The world is likely to be very thirsty for oil for some time and, if OPEC countries run out of spare capacity, we could see prices double or even triple – an event which would prove a huge shock to the global economy
The world is likely to be very thirsty for oil for some time and, if OPEC countries run out of spare capacity, we could see prices double or even triple – an event which would prove a huge shock to the global economy.
Investors also need to be aware how desperate oil-producing countries will be to keep oil prices at a reasonable level to extend the predominance of oil a decade or so further and not drive the world into green energy before they have been able to reposition their economies. $100 a barrel is generally seen as this tipping point.
The picture around oil is particularly complex.
A general commodities supercycle is certainly not assured. The green revolution may falter, or at least not happen as fast as hoped. People may just opt to keep repairing petrol cars rather than swap to expensive EVs, for instance. Nor is the hoped for rapid and simultaneous global economic rebound guaranteed. Mass unemployment remains a real threat.
Although ploughing headlong into commodities at the expense of stocks and bonds may be unwise, experts are noting that commodities can be a good hedge against inflation (an increasing worry) as they are pretty well correlated. Also, commodities’ inverse correlation with traditional assets can act as a portfolio stabiliser for any volatility ahead. A desire for enhanced diversification and returns has been upping allocations to alternatives for many years now.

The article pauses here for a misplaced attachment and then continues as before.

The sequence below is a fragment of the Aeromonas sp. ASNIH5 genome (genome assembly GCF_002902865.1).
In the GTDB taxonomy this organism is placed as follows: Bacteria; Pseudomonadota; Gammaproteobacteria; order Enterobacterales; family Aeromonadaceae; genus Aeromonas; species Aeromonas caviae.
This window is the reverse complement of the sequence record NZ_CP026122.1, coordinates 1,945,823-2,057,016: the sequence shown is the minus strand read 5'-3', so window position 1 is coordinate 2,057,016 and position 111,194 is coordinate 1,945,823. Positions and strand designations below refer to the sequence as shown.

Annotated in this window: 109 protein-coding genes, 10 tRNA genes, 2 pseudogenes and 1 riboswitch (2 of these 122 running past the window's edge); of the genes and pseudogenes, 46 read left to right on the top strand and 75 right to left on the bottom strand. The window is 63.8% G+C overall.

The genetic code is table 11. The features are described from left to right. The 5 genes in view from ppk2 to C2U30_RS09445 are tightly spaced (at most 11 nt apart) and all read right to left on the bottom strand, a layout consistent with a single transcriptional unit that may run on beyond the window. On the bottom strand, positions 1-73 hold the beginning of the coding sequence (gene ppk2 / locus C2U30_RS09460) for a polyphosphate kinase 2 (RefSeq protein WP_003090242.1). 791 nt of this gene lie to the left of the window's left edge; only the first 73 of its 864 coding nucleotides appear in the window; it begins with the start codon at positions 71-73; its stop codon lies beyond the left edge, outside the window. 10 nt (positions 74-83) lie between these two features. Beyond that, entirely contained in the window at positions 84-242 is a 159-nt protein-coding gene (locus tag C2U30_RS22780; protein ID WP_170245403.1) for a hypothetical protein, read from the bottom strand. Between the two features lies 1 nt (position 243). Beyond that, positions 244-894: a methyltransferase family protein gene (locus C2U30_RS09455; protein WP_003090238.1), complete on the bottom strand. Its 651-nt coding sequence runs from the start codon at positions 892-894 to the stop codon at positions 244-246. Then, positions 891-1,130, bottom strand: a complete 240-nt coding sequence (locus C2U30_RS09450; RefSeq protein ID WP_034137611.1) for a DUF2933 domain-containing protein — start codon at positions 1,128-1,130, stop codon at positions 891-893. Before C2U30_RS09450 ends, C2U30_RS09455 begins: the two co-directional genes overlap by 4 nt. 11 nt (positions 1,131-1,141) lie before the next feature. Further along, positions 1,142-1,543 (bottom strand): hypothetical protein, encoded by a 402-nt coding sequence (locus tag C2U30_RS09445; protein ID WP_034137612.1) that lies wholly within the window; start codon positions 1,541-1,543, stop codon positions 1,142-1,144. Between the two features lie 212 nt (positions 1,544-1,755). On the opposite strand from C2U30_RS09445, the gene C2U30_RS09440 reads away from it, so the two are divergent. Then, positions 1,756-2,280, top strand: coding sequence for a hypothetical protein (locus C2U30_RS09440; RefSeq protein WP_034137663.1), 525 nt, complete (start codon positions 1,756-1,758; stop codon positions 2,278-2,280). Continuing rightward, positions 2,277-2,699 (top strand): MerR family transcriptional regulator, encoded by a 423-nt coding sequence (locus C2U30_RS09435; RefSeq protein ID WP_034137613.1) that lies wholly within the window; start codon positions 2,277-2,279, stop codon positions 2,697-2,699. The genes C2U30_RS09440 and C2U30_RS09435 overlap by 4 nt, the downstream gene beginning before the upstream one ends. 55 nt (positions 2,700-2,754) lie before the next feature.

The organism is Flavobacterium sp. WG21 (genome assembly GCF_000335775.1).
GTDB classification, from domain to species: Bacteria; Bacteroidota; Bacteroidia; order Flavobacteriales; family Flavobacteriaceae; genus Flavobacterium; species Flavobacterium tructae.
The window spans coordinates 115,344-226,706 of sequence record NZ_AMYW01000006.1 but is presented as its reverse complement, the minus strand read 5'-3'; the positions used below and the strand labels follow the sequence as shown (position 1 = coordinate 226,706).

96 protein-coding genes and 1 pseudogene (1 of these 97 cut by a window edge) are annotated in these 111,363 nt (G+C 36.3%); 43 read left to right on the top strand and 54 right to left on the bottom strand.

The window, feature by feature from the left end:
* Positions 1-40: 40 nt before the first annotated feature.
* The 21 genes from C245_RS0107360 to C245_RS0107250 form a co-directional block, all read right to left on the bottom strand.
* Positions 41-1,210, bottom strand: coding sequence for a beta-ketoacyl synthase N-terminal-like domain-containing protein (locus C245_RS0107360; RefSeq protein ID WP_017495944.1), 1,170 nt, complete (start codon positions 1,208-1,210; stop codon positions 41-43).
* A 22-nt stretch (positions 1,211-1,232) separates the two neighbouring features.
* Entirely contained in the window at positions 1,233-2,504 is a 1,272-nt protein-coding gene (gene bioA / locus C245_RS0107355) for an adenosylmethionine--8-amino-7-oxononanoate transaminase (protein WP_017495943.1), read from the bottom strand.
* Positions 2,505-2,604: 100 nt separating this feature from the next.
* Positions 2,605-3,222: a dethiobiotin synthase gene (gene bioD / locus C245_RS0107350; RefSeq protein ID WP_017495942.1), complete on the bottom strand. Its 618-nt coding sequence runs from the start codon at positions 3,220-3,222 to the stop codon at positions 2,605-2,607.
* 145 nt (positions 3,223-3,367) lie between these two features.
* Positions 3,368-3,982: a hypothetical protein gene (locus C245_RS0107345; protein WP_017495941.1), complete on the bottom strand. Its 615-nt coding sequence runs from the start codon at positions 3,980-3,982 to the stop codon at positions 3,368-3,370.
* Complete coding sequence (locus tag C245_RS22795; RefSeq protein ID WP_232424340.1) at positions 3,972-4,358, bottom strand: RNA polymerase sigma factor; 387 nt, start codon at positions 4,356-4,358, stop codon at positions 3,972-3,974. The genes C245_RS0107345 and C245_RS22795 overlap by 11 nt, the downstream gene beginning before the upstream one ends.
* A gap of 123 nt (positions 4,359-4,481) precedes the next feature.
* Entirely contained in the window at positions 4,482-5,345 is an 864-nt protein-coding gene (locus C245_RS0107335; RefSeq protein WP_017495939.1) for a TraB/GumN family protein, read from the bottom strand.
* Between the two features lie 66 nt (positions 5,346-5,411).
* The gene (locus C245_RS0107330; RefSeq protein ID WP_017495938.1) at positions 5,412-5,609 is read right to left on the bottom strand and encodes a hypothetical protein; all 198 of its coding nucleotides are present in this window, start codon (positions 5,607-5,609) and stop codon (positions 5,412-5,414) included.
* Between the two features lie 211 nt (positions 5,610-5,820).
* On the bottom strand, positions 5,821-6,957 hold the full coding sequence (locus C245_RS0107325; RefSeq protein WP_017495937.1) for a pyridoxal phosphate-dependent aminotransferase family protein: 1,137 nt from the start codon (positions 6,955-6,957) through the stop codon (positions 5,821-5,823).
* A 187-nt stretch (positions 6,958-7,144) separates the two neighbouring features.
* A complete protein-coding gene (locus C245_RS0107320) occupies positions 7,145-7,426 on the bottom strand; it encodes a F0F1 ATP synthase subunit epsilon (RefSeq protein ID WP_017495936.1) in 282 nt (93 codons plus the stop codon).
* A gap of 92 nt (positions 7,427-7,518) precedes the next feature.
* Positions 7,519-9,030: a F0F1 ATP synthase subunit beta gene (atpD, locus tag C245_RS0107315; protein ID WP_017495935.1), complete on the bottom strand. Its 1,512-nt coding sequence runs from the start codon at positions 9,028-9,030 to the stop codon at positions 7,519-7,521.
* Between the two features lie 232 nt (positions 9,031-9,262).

In summary, investors should certainly be paying attention to what looks like a commodities supercycle on the horizon. But they should not be seduced by overly simplistic messages that could make their portfolios dangerously imbalanced. Commodities can be highly volatile and complexities of their markets particularly challenging – which is why even professional advisers will consult with their firm’s specialist analysts on this front.
As ever, maximising the opportunities open to you while also minimising downside risks is the order of the day. This overview is likely to have sparked many questions in relation to your portfolio and financial plans, so why not let us arrange no-obligation discussions with a few experts to make sure you are in the best possible place?